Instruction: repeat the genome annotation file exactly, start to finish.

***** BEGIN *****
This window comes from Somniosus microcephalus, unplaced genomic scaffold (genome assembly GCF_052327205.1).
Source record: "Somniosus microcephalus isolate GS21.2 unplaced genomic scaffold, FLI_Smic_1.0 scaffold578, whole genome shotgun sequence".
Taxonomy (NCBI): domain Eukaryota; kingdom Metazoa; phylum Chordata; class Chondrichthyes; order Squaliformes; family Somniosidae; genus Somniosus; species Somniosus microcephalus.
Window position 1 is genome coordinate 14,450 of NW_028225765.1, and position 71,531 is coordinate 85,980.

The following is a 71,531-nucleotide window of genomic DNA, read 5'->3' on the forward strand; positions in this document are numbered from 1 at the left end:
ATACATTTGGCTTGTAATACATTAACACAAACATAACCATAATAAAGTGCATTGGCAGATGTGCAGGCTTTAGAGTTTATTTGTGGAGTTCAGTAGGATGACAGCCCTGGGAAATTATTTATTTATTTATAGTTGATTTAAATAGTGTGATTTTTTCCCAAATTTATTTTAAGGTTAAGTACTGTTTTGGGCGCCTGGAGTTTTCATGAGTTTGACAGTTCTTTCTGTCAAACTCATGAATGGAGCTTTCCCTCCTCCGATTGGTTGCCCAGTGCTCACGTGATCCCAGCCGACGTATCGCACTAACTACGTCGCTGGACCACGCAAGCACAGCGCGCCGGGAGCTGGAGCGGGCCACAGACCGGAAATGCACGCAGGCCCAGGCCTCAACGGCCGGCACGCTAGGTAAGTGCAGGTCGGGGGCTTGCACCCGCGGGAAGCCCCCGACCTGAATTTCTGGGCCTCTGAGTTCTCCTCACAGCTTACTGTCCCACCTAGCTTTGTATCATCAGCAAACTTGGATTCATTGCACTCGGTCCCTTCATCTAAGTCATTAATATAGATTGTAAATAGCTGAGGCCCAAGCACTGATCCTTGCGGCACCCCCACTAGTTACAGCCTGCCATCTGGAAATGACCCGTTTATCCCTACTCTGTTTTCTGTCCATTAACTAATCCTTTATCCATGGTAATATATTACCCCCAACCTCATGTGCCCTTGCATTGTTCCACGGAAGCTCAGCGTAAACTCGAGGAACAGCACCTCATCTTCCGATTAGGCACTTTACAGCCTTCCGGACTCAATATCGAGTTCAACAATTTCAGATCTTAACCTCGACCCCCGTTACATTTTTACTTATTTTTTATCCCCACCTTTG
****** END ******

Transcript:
This window comes from Somniosus microcephalus, unplaced genomic scaffold (genome assembly GCF_052327205.1).
Source record: "Somniosus microcephalus isolate GS21.2 unplaced genomic scaffold, FLI_Smic_1.0 scaffold578, whole genome shotgun sequence".
Taxonomy (NCBI): domain Eukaryota; kingdom Metazoa; phylum Chordata; class Chondrichthyes; order Squaliformes; family Somniosidae; genus Somniosus; species Somniosus microcephalus.
Window position 1 is genome coordinate 14,450 of NW_028225765.1, and position 71,531 is coordinate 85,980.

The following is a 71,531-nucleotide window of genomic DNA, read 5'->3' on the forward strand; positions in this document are numbered from 1 at the left end:
ATACATTTGGCTTGTAATACATTAACACAAACATAACCATAATAAAGTGCATTGGCAGATGTGCAGGCTTTAGAGTTTATTTGTGGAGTTCAGTAGGATGACAGCCCTGGGAAATTATTTATTTATTTATAGTTGATTTAAATAGTGTGATTTTTTCCCAAATTTATTTTAAGGTTAAGTACTGTTTTGGGCGCCTGGAGTTTTCATGAGTTTGACAGTTCTTTCTGTCAAACTCATGAATGGAGCTTTCCCTCCTCCGATTGGTTGCCCAGTGCTCACGTGATCCCAGCCGACGTATCGCACTAACTACGTCGCTGGACCACGCAAGCACAGCGCGCCGGGAGCTGGAGCGGGCCACAGACCGGAAATGCACGCAGGCCCAGGCCTCAACGGCCGGCACGCTAGGTAAGTGCAGGTCGGGGGCTTGCACCCGCGGGAAGCCCCCGACCTGAATTTCTGGGCCTCTGAGTTCTCCTCACAGCTTACTGTCCCACCTAGCTTTGTATCATCAGCAAACTTGGATTCATTGCACTCGGTCCCTTCATCTAAGTCATTAATATAGATTGTAAATAGCTGAGGCCCAAGCACTGATCCTTGCGGCACCCCCACTAGTTACAGCCTGCCATCTGGAAATGACCCGTTTATCCCTACTCTGTTTTCTGTCCATTAACTAATCCTTTATCCATGGTAATATATTACCCCCAACCTCATGTGCCCTTGCATTGTTCCACGGAAGCTCAGCGTAAACTCGAGGAACAGCACCTCATCTTCCGATTAGGCACTTTACAGCCTTCCGGACTCAATATCGAGTTCAACAATTTCAGATCTTAACCTCGACCCCCGTTACATTTTTACTTATTTTTTATCCCCACCTTTG